James Murray, head of Simon Pearce’s design team, is tasked with keeping pace with design trends and translating the brand’s style of Georgian glassware, notable for its heft and classic proportions, to a younger audience. Together with Pearce, he works on all new items. "Simon and I like to debate things," says Murray.  

Master Glassmaker Simon Pearce's Sustainable Factory in Vermont - Photo 5 of 16 -

Most of the craftspeople at the factories are from nearby towns. Apprentices don’t need to have experience, only persistence. "In the beginning, they just try not to get burnt," Pearce says. Their first task is learning how to gather glass—dipping a rod into the blazing furnace and bringing it to the blower. Each new employee is on a path to go from apprentice to journeyman to craftsman to master. It takes about five years to achieve proficiency and ten to earn the highest status.

Master Glassmaker Simon Pearce's Sustainable Factory in Vermont - Photo 6 of 16 -

Pearce has no immediate plans for any major new projects. "More isn’t always better," he says. "We’re not focused on growth, but on excellence."  


Blow by Blow

No two glasses at Simon Pearce are exactly alike, but after a decade of practice, master artisans come close.

Master Glassmaker Simon Pearce's Sustainable Factory in Vermont - Photo 7 of 16 - Gathering A pipe is dipped into the furnace to collect enough molten material for the glass’s base. If the pipe isn’t constantly turned from start to finish, the glass will gain an uneven shape.

Gathering A pipe is dipped into the furnace to collect enough molten material for the glass’s base. If the pipe isn’t constantly turned from start to finish, the glass will gain an uneven shape.

Master Glassmaker Simon Pearce's Sustainable Factory in Vermont - Photo 8 of 16 - Blocking  Next, the honey-like material is blocked, or centered and cooled, using a cherry wood tool kept wet in a pail of water. The process keeps the glass from becoming too "wobbly."

Blocking  Next, the honey-like material is blocked, or centered and cooled, using a cherry wood tool kept wet in a pail of water. The process keeps the glass from becoming too "wobbly."

Master Glassmaker Simon Pearce's Sustainable Factory in Vermont - Photo 9 of 16 - Molding  A cherry wood mold is used to shape the base of the glass. The mold is made in-house, as are all the factory's tools. 

Molding  A cherry wood mold is used to shape the base of the glass. The mold is made in-house, as are all the factory's tools.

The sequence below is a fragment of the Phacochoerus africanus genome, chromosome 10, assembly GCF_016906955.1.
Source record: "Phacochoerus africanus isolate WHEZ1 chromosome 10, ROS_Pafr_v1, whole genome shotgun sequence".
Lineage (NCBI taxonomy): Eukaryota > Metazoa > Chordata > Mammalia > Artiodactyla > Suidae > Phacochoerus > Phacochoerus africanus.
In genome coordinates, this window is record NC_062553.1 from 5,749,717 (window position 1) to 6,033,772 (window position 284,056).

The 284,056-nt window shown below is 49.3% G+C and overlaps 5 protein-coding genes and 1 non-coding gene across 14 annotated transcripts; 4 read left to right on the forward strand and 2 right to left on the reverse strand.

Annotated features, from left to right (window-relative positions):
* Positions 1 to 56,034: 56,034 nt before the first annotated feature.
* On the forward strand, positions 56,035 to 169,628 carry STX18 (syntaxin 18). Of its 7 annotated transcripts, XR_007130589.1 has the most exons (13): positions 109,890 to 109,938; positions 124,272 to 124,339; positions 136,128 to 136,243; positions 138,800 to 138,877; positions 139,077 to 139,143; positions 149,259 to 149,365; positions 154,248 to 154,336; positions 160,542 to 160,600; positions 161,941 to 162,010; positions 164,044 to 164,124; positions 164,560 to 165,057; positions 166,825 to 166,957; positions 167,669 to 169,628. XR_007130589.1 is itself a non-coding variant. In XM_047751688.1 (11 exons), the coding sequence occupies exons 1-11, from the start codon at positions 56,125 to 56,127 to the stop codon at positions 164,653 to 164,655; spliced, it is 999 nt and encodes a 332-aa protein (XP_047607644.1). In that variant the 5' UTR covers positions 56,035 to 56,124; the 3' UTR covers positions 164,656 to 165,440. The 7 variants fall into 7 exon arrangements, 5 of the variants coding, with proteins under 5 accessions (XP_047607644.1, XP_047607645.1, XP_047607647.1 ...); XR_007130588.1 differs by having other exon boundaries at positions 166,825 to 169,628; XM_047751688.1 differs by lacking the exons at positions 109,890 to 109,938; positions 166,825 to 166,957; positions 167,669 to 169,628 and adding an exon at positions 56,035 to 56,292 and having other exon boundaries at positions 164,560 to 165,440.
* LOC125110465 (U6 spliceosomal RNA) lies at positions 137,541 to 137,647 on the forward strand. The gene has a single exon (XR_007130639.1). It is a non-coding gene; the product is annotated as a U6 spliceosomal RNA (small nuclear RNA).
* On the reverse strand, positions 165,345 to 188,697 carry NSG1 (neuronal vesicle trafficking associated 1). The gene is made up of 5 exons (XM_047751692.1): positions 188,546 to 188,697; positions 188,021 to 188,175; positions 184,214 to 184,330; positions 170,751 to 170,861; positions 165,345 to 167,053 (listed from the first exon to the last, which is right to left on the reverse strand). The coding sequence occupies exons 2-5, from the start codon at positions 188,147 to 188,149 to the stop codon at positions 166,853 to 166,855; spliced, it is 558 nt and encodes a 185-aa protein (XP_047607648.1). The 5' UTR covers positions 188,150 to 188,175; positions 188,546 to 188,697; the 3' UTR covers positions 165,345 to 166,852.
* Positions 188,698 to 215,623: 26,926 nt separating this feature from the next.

Master Glassmaker Simon Pearce's Sustainable Factory in Vermont - Photo 10 of 16 - Making a Pontil  To be able to detach the base from the pipe, an iron is used to gather a small amount of glass, known as a pontil. A cross is then cut into the hot glass, creating the company's imprint. 

Making a Pontil  To be able to detach the base from the pipe, an iron is used to gather a small amount of glass, known as a pontil. A cross is then cut into the hot glass, creating the company's imprint. 

Master Glassmaker Simon Pearce's Sustainable Factory in Vermont - Photo 11 of 16 - Applying The Pontil Next the pontil is affixed to the base, using a tweezer-like tool called the "jacks" to separate it from the pipe.

Applying The Pontil Next the pontil is affixed to the base, using a tweezer-like tool called the "jacks" to separate it from the pipe.

Master Glassmaker Simon Pearce's Sustainable Factory in Vermont - Photo 12 of 16 - Marrying Base And Cup The cup and base are then reheated to the same temperature and joined. 

Marrying Base And Cup The cup and base are then reheated to the same temperature and joined. 

Master Glassmaker Simon Pearce's Sustainable Factory in Vermont - Photo 13 of 16 - Necking  Using the jacks, a seam is created that will be used to pop the cup off its pipe. 

Necking  Using the jacks, a seam is created that will be used to pop the cup off its pipe. 

Master Glassmaker Simon Pearce's Sustainable Factory in Vermont - Photo 14 of 16 - Reheating  After the glass has been reheated in an oven called a glory hole, the jacks are used to open the mouth of the cup. 

Reheating  After the glass has been reheated in an oven called a glory hole, the jacks are used to open the mouth of the cup. 

Master Glassmaker Simon Pearce's Sustainable Factory in Vermont - Photo 15 of 16 - Finishing  The rim is then finished using a pair of jacks wrapped in wet newspaper, which enables the blower to feel the molten glass while shaping it. 

Finishing  The rim is then finished using a pair of jacks wrapped in wet newspaper, which enables the blower to feel the molten glass while shaping it. 

Master Glassmaker Simon Pearce's Sustainable Factory in Vermont - Photo 16 of 16 -  Checking  A final inspection ensures that the dimensions are correct, although handmade glass will never be exact. 

 Checking  A final inspection ensures that the dimensions are correct, although handmade glass will never be exact.